Myth Making as National Building: The Case of the United States of America

This is from Joseph J. Ellis’ Founding Brothers: The Revolutionary Generation:

As [John] Adams remembered it … “all the great critical questions about men and measures from 1774 to 1778” were desperately contested and highly problematic occasions, usually “decided by the vote of a single state, and that vote was often decided by a single individual.” Nothing was clear, inevitable, or even comprehensible to the soldiers in the field at Saratoga or the statesmen in the corridors at Philadelphia: “It was patched and piebald policy then, as it is now, ever was, and ever will be, world without end.” The real drama of the American Revolution, which was perfectly in accord with Adams’ memory as well as with the turbulent conditions of his own soul, was its inherent messiness. This meant recovering the exciting but terrifying sense that all the major players had at the time — namely, that they were making it up as they went along, improvising on the edge of catastrophe.

Of course a real catastrophe would befall the United States more than eight decades after independence in the form of a bloody civil war that killed more than 600,000 (2 percent of the U.S. population at the time).

The book is a fantastic page turner. My impression after reading it is that America was lucky that two of its first three presidents were Virginians who represented a social class that was terribly indebted to British financiers.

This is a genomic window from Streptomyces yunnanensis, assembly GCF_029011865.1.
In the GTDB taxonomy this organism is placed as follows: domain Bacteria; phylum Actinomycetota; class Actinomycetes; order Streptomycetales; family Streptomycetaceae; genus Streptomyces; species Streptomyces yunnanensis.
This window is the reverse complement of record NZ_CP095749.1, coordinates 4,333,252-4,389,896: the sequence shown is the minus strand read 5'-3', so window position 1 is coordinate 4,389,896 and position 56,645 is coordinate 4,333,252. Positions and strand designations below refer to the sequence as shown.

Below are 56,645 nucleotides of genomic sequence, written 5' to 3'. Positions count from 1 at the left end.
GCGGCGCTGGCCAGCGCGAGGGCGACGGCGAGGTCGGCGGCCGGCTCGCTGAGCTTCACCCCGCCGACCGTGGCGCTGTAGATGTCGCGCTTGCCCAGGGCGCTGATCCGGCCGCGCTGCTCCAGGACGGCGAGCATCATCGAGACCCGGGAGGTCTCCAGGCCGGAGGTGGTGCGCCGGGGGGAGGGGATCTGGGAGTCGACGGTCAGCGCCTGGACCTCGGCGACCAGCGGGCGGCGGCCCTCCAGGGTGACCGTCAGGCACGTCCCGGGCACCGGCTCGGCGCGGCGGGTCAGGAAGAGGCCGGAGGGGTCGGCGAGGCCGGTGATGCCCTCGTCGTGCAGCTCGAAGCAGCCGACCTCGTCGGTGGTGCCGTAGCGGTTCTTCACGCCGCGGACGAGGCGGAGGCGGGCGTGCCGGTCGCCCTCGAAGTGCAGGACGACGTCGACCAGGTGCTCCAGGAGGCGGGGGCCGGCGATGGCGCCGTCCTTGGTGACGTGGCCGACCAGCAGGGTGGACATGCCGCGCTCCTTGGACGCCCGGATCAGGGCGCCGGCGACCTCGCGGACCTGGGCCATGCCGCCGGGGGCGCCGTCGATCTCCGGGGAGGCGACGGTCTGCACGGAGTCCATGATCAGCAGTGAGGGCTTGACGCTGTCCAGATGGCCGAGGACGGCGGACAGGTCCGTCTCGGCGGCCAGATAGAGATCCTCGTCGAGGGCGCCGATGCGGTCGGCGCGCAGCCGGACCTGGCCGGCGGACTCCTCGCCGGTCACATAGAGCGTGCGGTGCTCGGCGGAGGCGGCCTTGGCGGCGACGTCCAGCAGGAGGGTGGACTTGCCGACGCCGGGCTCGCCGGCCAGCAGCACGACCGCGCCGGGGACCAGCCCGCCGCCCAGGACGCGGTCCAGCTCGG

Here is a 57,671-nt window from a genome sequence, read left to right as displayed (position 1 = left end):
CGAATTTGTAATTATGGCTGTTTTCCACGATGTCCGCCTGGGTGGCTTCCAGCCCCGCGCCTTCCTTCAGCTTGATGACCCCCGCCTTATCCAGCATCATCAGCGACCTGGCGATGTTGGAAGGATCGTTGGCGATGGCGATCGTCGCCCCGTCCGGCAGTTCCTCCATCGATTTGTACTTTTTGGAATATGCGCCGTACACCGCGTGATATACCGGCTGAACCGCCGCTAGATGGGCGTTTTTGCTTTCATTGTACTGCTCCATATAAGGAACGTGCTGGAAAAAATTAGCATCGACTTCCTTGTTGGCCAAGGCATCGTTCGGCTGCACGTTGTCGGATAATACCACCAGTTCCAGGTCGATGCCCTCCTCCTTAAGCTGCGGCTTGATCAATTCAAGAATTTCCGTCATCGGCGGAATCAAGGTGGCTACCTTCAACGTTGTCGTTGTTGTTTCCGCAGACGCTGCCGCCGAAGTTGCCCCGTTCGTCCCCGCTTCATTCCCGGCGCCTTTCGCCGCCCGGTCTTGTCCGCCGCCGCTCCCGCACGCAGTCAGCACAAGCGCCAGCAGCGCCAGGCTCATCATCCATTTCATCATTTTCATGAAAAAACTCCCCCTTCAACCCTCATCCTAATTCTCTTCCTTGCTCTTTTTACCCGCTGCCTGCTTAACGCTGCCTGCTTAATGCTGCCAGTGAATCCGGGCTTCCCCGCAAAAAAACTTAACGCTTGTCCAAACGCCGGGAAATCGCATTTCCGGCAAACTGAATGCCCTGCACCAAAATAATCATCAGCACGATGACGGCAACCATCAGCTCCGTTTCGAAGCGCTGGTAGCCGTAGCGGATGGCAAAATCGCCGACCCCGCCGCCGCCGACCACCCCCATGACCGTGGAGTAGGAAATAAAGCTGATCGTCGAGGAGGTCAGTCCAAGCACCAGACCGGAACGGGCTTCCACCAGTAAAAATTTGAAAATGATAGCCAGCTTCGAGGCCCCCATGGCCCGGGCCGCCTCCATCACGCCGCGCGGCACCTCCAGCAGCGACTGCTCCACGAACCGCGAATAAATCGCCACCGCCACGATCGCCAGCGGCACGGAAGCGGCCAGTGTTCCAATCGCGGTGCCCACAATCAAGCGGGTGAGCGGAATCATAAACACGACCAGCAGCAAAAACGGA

On a related note, I am always surprised by how little Americans know about what happened between July 1776 and George Washington’s inauguration as president in April of 1789. A lot about America that seems preordained in hindsight was terribly contingent in the first decade of independence. As a student of legislative development, I have learned a lot about these turbulent and uncertain years from works on the early state legislatures and the Continental Congress. Peverill Squire’s Evolution of American Legislatures (1619-2009) is my favorite book on this subject. Highly recommended.

reading the federalist papers

I am ashamed that it has taken me this long to finally begin reading the Federalist Papers (having watched the latest episode of mad men I have no better study break from preparing for my qualifying exams). My favorite so far is Federalist No. 10 (who’s punchline is that we should not try to stop factions from forming but rather try to mitigate their effects). In it James Madison gives a compelling defense of liberty, regardless of its consequences:

Liberty is to faction what air is to fire, an aliment (sic) without which it instantly expires. But it could not be less folly to abolish liberty, which is essential to political life, because it nourishes faction, than it would be to wish the annihilation of air, which is essential to animal life, because it imparts to fire its destructive agency.

It is no wonder that most Americans (at least those that I have interacted with in New Haven and out here in Palo Alto) have such a deep-seated respect for the founding fathers.